Is It Really Cheaper To Rent?

Is It Really Cheaper To Rent?

There is a trend that has been sweeping many major metropolitan areas, and a growing number of small towns too—selling your home because renting is cheaper, or never planning to buy in the first place. But is it really cheaper to rent?

It Depends Where You Live

In a city such as Chicago, the median home value is around $220,000—and that is for a condominium, not a home. This means that on top of your mortgage and homeowners insurance, that you pay an annual condo association fee and a monthly assessment and/or common area maintenance fee. Those fees alone often total over $800 a month, and may not include parking. In other words, in some cities, it is significantly cheaper to rent.

It Depends On Your Goals

Our parent’s generation was more likely to work at the same job and live in the same city and home for several decades. However, Generation X and Millennials are more likely to job hop, relocate for work, or even live abroad as a digital nomad. So again, buying may not be cheaper—unless you plan to rent out or put your home on Airbnb.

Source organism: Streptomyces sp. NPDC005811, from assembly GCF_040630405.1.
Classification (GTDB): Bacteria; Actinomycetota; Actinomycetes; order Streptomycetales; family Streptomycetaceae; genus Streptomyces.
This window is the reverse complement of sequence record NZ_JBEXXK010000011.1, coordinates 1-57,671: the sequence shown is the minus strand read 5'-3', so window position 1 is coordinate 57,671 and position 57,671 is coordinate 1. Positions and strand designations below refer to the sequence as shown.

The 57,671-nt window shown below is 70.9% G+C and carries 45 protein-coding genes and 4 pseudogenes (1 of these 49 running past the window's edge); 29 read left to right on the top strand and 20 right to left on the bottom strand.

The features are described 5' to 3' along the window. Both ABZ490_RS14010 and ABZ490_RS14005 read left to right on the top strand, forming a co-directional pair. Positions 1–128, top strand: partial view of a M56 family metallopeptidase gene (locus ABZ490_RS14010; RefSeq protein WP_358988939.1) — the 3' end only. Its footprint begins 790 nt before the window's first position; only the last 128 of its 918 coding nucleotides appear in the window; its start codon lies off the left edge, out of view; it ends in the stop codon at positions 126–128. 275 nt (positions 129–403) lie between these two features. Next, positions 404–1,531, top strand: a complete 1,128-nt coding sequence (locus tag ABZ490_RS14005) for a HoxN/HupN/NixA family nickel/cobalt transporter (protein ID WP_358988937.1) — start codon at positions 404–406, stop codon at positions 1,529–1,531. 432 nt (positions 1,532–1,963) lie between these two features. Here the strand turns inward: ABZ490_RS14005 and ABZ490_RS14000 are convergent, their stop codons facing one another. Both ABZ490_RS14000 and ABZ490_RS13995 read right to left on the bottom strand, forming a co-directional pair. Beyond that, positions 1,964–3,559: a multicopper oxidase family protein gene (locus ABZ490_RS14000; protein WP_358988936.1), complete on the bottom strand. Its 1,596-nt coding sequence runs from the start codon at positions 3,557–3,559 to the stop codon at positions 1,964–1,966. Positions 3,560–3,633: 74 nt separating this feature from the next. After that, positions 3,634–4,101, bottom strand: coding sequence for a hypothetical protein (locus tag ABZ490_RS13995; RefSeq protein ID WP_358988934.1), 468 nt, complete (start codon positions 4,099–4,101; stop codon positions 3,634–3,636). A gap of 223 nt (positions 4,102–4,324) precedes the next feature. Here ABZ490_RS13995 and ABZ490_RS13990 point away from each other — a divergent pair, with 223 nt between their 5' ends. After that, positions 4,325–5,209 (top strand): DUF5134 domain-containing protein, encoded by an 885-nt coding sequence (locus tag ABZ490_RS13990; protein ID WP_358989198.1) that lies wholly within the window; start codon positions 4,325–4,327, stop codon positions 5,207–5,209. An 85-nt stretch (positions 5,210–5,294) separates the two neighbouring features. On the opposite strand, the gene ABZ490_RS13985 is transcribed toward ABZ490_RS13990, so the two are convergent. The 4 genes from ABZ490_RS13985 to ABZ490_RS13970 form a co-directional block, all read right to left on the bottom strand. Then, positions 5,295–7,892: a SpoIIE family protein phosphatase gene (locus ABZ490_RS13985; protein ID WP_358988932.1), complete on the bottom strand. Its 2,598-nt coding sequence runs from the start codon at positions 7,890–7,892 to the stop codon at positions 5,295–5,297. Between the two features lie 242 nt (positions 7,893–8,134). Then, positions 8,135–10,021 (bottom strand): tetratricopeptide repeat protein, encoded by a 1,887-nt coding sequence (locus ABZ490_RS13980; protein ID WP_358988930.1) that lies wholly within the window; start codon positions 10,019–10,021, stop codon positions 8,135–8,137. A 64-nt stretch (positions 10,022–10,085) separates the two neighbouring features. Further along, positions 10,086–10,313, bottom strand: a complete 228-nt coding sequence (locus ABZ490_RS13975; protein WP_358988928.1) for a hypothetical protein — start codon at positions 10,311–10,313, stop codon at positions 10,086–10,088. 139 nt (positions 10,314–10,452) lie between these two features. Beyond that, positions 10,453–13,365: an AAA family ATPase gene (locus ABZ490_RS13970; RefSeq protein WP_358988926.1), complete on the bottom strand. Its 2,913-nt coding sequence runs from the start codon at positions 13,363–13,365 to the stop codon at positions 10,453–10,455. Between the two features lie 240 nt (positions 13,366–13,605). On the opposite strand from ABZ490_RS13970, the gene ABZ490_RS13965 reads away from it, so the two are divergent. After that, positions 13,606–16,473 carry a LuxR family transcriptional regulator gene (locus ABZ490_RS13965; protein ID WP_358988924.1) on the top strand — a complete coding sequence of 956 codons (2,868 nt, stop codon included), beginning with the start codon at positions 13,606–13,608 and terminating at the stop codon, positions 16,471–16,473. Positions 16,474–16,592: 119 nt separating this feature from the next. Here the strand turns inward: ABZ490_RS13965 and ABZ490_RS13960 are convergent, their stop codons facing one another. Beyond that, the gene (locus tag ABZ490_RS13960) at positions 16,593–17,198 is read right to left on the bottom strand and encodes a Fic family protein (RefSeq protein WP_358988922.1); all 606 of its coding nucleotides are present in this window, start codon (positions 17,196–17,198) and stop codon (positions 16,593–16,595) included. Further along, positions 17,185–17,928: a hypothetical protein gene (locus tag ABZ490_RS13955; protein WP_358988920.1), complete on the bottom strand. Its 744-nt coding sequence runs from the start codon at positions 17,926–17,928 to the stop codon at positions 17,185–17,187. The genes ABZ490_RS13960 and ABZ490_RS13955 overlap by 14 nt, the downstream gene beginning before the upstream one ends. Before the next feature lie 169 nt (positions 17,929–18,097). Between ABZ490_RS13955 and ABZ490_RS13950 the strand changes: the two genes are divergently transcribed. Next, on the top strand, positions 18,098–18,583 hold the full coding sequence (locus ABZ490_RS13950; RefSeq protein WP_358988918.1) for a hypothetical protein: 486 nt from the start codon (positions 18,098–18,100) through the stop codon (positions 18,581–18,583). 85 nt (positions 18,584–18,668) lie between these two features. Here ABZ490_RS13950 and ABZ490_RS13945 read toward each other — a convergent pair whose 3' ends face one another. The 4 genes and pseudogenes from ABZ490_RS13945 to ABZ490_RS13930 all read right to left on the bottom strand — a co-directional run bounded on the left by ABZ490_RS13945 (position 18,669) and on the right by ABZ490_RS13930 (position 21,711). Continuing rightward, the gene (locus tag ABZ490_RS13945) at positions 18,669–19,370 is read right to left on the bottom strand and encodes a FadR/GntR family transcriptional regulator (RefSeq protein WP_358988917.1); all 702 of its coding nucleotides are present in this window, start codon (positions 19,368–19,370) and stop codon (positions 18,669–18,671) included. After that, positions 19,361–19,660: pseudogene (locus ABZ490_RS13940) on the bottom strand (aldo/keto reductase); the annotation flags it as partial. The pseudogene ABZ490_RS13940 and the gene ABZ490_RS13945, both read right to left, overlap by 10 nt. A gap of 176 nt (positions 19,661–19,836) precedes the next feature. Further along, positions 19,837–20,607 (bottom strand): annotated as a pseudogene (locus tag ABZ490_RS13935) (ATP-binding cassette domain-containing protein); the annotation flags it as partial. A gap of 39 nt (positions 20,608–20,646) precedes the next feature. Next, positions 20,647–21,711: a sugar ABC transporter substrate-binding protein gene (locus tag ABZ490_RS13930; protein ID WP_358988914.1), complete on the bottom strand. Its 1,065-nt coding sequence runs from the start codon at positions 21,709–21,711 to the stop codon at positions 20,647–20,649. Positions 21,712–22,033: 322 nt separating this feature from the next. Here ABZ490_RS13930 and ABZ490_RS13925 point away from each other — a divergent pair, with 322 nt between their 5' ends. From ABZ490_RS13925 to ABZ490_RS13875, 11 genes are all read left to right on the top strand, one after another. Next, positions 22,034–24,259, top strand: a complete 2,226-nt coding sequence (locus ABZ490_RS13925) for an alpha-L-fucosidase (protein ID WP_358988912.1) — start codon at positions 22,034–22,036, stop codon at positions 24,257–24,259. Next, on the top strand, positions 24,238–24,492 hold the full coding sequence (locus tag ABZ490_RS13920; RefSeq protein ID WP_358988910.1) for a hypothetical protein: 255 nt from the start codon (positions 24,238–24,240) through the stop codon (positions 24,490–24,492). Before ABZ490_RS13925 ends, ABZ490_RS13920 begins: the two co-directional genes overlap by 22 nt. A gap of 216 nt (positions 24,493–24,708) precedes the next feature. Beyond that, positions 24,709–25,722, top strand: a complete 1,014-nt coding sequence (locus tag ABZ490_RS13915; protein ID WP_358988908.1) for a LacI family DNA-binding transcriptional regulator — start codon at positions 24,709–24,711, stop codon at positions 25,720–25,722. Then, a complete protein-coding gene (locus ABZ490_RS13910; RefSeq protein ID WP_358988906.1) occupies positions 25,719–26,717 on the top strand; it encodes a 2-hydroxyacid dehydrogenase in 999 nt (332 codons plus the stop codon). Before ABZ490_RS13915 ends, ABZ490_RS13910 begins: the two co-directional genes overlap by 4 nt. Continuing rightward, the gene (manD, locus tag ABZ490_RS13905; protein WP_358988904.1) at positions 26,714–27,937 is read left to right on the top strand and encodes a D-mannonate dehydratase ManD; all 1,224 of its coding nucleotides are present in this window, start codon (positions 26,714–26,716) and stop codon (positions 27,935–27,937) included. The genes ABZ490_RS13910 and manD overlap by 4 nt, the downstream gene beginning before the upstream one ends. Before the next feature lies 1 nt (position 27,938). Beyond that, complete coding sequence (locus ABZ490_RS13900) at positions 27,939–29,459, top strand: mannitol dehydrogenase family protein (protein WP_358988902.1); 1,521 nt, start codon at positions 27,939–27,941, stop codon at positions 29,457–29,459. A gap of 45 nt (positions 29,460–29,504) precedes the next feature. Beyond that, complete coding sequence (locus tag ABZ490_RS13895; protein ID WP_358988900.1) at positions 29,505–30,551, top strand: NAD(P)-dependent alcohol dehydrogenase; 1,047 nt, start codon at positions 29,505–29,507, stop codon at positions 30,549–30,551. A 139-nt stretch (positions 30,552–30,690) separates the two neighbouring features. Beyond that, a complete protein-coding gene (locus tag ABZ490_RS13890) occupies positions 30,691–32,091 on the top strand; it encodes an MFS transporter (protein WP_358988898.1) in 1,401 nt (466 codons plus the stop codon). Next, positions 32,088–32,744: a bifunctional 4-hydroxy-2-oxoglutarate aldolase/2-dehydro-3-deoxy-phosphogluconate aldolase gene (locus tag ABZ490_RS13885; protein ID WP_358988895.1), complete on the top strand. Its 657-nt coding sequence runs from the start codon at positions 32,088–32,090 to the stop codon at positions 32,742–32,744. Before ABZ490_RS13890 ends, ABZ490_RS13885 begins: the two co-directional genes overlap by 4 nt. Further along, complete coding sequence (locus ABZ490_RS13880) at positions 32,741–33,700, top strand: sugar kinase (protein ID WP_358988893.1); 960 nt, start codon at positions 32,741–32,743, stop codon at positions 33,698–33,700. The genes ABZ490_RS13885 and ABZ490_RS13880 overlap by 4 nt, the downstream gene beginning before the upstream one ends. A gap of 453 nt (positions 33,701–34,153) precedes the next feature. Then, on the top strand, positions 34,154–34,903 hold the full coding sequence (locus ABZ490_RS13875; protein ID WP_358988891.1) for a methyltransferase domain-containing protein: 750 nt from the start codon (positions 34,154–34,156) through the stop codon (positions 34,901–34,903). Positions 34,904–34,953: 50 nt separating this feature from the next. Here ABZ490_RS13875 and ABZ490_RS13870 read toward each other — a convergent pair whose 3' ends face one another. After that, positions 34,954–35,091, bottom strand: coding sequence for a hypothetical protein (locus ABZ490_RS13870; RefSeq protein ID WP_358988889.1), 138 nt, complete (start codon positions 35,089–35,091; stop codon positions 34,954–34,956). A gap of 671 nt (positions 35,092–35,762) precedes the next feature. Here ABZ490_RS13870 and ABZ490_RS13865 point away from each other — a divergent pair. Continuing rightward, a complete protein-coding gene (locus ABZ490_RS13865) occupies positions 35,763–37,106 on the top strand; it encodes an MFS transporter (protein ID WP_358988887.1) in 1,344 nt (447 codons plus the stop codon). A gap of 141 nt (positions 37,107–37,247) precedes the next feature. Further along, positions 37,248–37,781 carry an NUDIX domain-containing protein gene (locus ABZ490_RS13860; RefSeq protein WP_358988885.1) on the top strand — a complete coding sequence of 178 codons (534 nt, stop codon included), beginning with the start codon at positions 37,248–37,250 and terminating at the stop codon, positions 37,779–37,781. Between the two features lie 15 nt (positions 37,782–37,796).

It Depends On How Strategic You Are

The lesson we learned from the housing crash of 2008, is that even low-interest mortgage rates really add up—often to the tune of twice the amount you purchased your home for. With student debt, saving for retirement, saving for your kid’s college education, and the increased costs of living—purchasing a home must be a far more strategic decision than in year’s past.

For Many, The Increased Cost Is Worth It

A yard, the design style you prefer, the freedom to decorate, remodel, and choose the appliances you wish—to have a home built to your specs. For many, the increased cost is worth it. At the least, you must do the math so that you understand which is cheaper.

So, is it really cheaper to rent? In many cases it is. To make an informed decision, meet with a financial advisor before you buy.

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